The Vinales Valley

About 200 miles to the west of La Habana lies Vanales.  There is very fertile land at the foot of the mountains here and the best place for Cuban tobacco to grow.   The cuban cigar is so iconic of Cuba so on day two we headed out to see the cigar plantations.

Angel, Gema’s stepfather drives a ’57 Chevrolet Nomad Station Wagon and he was very willing to take us all the way out to Vanales and back.  Here is a picture of me with  Angel and Maite and then a picture of me and William beside the car.  Now I know a pretty old car when I see one but I am told that men would gladly give their first born for a ’57 Chevrolet Nomad.  Including Angel’s Nomad there are only four on the island.

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William and I thought the countryside of Cuba looked a lot like Florida with the exception of mountains in the background.  Again, it is common to see the old cars wherever you travel in Cuba because that is about all there is.  Only occasionally you will see a French car or a British Car.  Oh, I almost forgot to mention.  You will see lots of horse and buggies sharing the road with the cars too.

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As soon as we started into the mountains we began to see tobacco fields.

Before actually going to the place to see the cigars rolled Angel took us up to look out over the valley.  What a beautiful site!

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Tourists have been coming to Cuba for a very long time.  They come mostly from Canada and from Europe.  Americans have already been coming to Cuba too but they would get around the restrictions by going first to Mexico and then purchasing a visa from there to enter Cuba.  This look out place is definitely a big tourist stop as you can tell by the many tour buses parked here.

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At first we thought this was a statue but amazingly enough it is a person.  Too cool!  What a way to earn money.  Gema tells us that he must have a license to do this and that he also gives a share of his earnings to the government.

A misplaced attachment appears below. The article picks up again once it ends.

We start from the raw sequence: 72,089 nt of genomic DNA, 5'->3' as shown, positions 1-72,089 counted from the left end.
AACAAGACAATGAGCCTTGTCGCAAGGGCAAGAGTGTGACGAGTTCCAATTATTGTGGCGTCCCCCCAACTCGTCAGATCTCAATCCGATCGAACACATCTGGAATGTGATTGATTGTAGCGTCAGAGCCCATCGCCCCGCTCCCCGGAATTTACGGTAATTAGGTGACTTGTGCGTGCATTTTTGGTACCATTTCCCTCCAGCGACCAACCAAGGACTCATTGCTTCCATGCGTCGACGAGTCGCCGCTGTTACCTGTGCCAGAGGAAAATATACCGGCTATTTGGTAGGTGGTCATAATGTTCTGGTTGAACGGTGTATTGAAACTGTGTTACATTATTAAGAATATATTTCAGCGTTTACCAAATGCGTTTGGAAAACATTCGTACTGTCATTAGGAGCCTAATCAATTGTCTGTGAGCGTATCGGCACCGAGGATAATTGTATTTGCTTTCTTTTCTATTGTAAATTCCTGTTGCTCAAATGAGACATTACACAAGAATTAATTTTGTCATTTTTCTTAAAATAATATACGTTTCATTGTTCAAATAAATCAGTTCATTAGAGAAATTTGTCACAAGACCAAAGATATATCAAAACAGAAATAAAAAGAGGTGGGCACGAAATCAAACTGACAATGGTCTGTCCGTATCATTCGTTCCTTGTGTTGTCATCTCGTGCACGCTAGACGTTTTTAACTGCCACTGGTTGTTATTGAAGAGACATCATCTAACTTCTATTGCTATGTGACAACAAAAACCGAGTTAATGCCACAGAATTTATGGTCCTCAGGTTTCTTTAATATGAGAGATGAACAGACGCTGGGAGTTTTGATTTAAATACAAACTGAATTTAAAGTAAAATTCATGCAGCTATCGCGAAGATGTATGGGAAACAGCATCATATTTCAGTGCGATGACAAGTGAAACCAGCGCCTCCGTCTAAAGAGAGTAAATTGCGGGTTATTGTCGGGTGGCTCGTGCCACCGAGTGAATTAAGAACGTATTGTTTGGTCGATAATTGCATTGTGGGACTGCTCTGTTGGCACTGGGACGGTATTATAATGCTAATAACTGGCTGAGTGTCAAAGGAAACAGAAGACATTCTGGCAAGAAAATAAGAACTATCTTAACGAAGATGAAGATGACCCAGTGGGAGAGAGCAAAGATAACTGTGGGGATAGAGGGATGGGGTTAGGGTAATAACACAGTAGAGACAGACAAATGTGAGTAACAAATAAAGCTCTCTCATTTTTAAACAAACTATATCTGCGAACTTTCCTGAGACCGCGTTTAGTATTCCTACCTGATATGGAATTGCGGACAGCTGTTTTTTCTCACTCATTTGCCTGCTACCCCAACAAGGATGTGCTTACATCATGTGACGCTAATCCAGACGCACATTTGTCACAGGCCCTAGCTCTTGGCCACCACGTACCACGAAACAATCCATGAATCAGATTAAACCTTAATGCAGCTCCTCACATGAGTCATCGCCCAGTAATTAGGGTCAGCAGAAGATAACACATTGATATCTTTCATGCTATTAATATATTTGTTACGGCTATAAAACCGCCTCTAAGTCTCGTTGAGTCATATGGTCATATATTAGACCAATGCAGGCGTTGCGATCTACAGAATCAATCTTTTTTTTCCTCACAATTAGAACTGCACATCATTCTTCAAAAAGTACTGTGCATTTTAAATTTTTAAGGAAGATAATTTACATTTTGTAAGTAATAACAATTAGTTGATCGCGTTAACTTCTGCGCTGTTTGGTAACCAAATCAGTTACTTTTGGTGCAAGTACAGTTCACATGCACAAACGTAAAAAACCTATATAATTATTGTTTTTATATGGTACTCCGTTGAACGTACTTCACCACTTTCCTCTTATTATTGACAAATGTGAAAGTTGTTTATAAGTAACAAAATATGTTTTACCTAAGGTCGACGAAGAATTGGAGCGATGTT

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We stopped to tour a cave before heading on to see the cigars.  It was a real jewel and we even got a guided boat tour at the bottom of the cave.  Here we met a couple from Athens, Georgia. Lindsey and Sam met in Spain and now they are married and spend their time between the two countries.

 

At lunch today we dined with Dave and Jen Trump, or so the said.  A very young at heart couple from Colorado who love airbnb and traveling without using tour groups.  One of the things that William and I love most about our travels is the people we meet!

In Cuba the government takes 90% of the tobacco crop and leaves the seeds and 10% for the farmer’s personal use.  Giving the tours, the farmer is allowed to sell his cigars to the tourists.  Even though William and I are not tourist but here on an educational visa (ha ha) we did buy some of the Cohiba Cigars for our friends in the US.  We went into a palm covered barn to see where the tobacco was hung to dry.  The farmer showed us how the tobacco was cured for one year and then showed us the different types of leaves that are used to make a cigar.  The first step is to remove the spine of the leaf.  This is where the nicotine is most concentrated but it is removed and not used for the cigar at all.  The top leaves are used for the filler or most inner part of the cigar.  The middle leaves are used as a first covering of the cigar and then the lower larger leaves of the tobacco plant are used as the final wrapper.  They are then pressed for 4 hours and then stored in palm leaves to keep them moist.

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notice the wooden cigar press 

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When he finished rolling the cigar, he put just a little organic honey on the end and lite it up.  William was very eager to give it a try but he said, “The lady goes first”.  Well, when in Cuba why not try a cigar?

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On the way back to La Habana the police stopped Angel at one of the check point stations.  Gema said not to be concerned they were just checking to make sure Angel had the correct documents to drive a taxi.  She was right and after a brief few minutes we were back on the road to La Habana.

Maite had a very traditional dinner of pork with onions and beans with rice waiting for us when we arrived.  But the desert was best of all.  Once again a very traditional dish but oh my gosh, I could have licked my bowl clean it was so good.  It was a buttery tasting cheese with a guava jam inside.

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